Tyrades! Is Marriage On Its Last Legs?

Wednesday, November 24, 2010

According to a survey by the Pew Research Center, nearly four in 10 Americans think marriage is becoming obsolete.

By contrast, in 1978 a mere 28 percent of people believed the same. (Of course, 28 percent of the respondents in 1978 also thought that Pete Rose should take more gambles.)

I fear the pessimism is not unwarranted. U.S. Census data released in September shows that marriages hit an all-time low of 52 percent for adults 18 and over. Cohabitation ("living together") has doubled since 1990. Four in 10 children are born to unwed mothers.

Only 29 percent of respondents found the growing variety of family living arrangements "troubling." The 21st century never fails to amaze me. You can get into knock-down, drag-out fights over Scrabble definitions; but the family, the basic building block of society, gets a different definition with every change of barometric pressure. America: The Land of Opportunity (For Shutting Up And Getting Used To It).

Flouting old-timey morals has become quite the status symbol. ("Dad, the Joneses next door have a more enlightened view of postmodern family dynamics. When can we get one? Huh? Huh?")

"USA Today" described marriage as "increasingly optional." That has such a ring (or lack of ring) to it, doesn't it? ("I like the option of growing old with the person who chose to wear my name. No, wait -- I think I'll take the optional tinted windows and leather seats instead.")

People find a traditional marriage offering them less and less. If those researchers at 3M ever figure out how to manufacture synthetic in-laws, all bets are off. (Sorry, Pete.)

The problem has spread to Las Vegas wedding chapels. Countless numbers of citizens have awakened after a night of debauchery only to learn that they have... signed an agreement to "split the utilities and stuff."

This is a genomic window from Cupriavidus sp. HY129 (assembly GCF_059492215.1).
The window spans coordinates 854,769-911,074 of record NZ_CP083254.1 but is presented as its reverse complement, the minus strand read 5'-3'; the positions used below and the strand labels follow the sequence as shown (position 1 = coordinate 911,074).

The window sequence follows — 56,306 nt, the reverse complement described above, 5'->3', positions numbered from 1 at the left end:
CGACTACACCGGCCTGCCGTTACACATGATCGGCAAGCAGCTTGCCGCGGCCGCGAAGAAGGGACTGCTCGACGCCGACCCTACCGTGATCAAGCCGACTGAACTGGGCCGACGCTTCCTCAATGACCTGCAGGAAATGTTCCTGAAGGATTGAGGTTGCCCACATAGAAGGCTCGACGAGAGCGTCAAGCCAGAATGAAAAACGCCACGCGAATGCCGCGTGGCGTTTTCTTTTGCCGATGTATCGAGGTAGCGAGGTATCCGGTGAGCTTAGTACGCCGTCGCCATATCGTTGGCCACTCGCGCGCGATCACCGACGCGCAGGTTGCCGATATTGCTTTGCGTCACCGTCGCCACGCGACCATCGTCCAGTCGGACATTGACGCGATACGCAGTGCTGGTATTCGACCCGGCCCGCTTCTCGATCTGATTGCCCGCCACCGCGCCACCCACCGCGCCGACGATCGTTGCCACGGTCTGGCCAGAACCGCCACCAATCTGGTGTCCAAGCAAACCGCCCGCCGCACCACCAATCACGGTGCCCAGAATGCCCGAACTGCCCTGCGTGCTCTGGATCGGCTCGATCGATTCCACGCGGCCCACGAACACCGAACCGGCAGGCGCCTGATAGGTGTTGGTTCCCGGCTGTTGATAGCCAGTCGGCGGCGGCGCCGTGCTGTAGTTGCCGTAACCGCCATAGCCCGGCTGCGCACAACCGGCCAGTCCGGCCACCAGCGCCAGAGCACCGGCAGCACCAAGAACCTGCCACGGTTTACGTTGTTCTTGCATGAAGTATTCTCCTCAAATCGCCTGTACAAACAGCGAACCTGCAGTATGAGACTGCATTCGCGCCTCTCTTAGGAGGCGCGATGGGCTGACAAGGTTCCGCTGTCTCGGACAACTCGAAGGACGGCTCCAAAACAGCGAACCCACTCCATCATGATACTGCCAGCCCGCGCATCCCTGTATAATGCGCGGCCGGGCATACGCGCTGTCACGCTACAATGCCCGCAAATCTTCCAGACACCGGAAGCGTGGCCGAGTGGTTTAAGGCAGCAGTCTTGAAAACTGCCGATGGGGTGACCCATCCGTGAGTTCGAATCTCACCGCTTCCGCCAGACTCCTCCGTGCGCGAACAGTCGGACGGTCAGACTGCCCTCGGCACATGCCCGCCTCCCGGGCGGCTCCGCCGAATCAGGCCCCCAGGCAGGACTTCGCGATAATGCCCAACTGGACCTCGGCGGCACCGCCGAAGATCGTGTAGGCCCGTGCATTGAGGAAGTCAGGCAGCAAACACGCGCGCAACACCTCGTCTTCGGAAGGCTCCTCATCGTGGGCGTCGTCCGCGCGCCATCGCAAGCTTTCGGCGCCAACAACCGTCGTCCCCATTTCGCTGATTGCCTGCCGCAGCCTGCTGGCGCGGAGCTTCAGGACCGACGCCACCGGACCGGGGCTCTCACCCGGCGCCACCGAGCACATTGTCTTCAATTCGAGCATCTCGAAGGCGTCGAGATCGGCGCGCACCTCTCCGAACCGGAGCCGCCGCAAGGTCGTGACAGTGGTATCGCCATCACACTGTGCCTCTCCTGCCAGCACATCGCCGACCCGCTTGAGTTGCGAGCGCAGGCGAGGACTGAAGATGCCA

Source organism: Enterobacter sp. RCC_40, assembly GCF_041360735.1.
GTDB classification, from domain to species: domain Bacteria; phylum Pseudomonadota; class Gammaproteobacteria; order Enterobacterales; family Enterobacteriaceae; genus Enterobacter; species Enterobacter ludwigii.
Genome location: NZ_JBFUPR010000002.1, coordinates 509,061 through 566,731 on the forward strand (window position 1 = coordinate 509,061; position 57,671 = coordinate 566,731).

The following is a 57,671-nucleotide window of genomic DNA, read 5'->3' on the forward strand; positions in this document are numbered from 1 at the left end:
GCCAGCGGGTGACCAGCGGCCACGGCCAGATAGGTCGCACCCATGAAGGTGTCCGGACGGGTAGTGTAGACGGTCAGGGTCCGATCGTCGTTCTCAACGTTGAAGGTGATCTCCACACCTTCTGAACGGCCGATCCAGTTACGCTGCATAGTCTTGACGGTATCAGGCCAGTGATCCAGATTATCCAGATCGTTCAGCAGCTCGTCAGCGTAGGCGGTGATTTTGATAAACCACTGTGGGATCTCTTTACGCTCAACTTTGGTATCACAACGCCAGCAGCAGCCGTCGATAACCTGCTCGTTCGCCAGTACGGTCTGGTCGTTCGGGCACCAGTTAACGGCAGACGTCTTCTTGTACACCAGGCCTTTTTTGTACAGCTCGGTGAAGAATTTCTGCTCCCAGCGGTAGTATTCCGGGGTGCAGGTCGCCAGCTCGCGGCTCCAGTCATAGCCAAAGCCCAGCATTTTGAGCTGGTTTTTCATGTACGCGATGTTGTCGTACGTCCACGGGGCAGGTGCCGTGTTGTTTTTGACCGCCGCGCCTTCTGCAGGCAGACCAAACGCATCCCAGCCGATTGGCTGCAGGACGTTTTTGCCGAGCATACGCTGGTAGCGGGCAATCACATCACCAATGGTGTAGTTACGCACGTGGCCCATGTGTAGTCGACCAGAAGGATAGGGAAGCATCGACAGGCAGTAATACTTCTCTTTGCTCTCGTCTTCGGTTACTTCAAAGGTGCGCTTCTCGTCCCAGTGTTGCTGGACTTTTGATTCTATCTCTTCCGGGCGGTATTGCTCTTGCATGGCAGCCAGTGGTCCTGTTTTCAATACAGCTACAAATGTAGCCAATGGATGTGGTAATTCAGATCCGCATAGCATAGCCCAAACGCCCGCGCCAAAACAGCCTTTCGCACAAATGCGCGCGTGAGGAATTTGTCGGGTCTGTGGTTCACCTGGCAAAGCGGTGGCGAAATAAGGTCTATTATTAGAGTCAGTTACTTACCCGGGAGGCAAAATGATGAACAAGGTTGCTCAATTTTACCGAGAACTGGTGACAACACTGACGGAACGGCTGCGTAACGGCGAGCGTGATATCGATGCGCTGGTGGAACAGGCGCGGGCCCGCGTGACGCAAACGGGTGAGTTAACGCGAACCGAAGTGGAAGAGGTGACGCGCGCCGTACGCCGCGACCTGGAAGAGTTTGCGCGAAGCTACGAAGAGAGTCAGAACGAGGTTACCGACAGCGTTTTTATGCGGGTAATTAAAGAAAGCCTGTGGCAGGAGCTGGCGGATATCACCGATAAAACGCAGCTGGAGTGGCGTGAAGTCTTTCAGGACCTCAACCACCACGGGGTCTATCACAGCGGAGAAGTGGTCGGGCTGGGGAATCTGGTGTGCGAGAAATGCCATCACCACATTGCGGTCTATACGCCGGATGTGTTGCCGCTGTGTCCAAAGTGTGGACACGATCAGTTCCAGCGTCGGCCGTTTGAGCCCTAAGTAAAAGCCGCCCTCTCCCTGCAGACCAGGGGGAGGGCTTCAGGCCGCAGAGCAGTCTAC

Considering how far the institution of marriage has fallen, one has to wonder about the relevancy of the Defense of Marriage Act. Makes you think Congress should have paired it with the Defense of Betamax Tape Act, or the Arm The Dodo Birds Act.

I've heard all the rationalizations for cohabitation, such as "Why buy the cow when you can get the milk for free?" (Of course nowadays this would be "Why buy the cow when you can get an enhanced pat-down at the airport for free?") How heartwarming to think of generations of proud papas telling their sons, "Son, when you grow up, I hope you find a cow as good as your mama..."!

Let's not forget the old chestnut about "A marriage license is just a piece of paper." I'd like to see some of those jokers get their comeuppance. ("I know you'd like the 50 million dollar jackpot, sir; but your winning lottery ticket is just a piece of paper, after all.")

Will marriage be kept on display as a quaint reminder of times past, like the British monarchy? We may want to break the glass on the display case and put marriage back to use when we realize the impact of the broadened definition of family on the survival of the human race. ("Wait a minute. I just realized that your grandmother's stepsister's godson's podiatrist's ex-old lady's parole officer is the same as mine. I have to stop seeing you. It would be like incest!.")

Note: Danny Tyree welcomes e-mail at tyreetyrades@aol.com.